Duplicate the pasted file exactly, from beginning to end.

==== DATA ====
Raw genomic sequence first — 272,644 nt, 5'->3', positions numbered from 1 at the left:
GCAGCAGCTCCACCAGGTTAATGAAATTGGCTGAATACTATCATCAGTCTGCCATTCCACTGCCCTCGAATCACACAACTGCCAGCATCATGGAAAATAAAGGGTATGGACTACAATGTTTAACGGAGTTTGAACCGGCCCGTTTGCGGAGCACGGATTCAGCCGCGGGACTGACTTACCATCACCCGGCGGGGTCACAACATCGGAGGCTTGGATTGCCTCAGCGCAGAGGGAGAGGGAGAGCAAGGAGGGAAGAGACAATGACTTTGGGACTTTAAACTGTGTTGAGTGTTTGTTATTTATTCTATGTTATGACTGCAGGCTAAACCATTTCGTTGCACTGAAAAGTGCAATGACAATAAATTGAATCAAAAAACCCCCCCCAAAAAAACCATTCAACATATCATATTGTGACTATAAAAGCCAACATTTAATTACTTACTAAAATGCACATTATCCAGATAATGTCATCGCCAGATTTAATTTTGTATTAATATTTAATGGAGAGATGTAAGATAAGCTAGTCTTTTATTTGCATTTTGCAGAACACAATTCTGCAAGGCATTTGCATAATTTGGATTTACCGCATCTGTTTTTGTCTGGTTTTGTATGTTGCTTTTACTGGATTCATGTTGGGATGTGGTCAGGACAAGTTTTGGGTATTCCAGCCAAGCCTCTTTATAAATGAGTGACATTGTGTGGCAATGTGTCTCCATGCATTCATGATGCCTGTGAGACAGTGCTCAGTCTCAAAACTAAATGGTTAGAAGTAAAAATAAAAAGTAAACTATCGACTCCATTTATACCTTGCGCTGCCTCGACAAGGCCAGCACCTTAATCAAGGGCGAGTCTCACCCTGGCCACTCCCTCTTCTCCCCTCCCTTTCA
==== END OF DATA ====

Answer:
Raw genomic sequence first — 272,644 nt, 5'->3', positions numbered from 1 at the left:
GCAGCAGCTCCACCAGGTTAATGAAATTGGCTGAATACTATCATCAGTCTGCCATTCCACTGCCCTCGAATCACACAACTGCCAGCATCATGGAAAATAAAGGGTATGGACTACAATGTTTAACGGAGTTTGAACCGGCCCGTTTGCGGAGCACGGATTCAGCCGCGGGACTGACTTACCATCACCCGGCGGGGTCACAACATCGGAGGCTTGGATTGCCTCAGCGCAGAGGGAGAGGGAGAGCAAGGAGGGAAGAGACAATGACTTTGGGACTTTAAACTGTGTTGAGTGTTTGTTATTTATTCTATGTTATGACTGCAGGCTAAACCATTTCGTTGCACTGAAAAGTGCAATGACAATAAATTGAATCAAAAAACCCCCCCCAAAAAAACCATTCAACATATCATATTGTGACTATAAAAGCCAACATTTAATTACTTACTAAAATGCACATTATCCAGATAATGTCATCGCCAGATTTAATTTTGTATTAATATTTAATGGAGAGATGTAAGATAAGCTAGTCTTTTATTTGCATTTTGCAGAACACAATTCTGCAAGGCATTTGCATAATTTGGATTTACCGCATCTGTTTTTGTCTGGTTTTGTATGTTGCTTTTACTGGATTCATGTTGGGATGTGGTCAGGACAAGTTTTGGGTATTCCAGCCAAGCCTCTTTATAAATGAGTGACATTGTGTGGCAATGTGTCTCCATGCATTCATGATGCCTGTGAGACAGTGCTCAGTCTCAAAACTAAATGGTTAGAAGTAAAAATAAAAAGTAAACTATCGACTCCATTTATACCTTGCGCTGCCTCGACAAGGCCAGCACCTTAATCAAGGGCGAGTCTCACCCTGGCCACTCCCTCTTCTCCCCTCCCTTTCA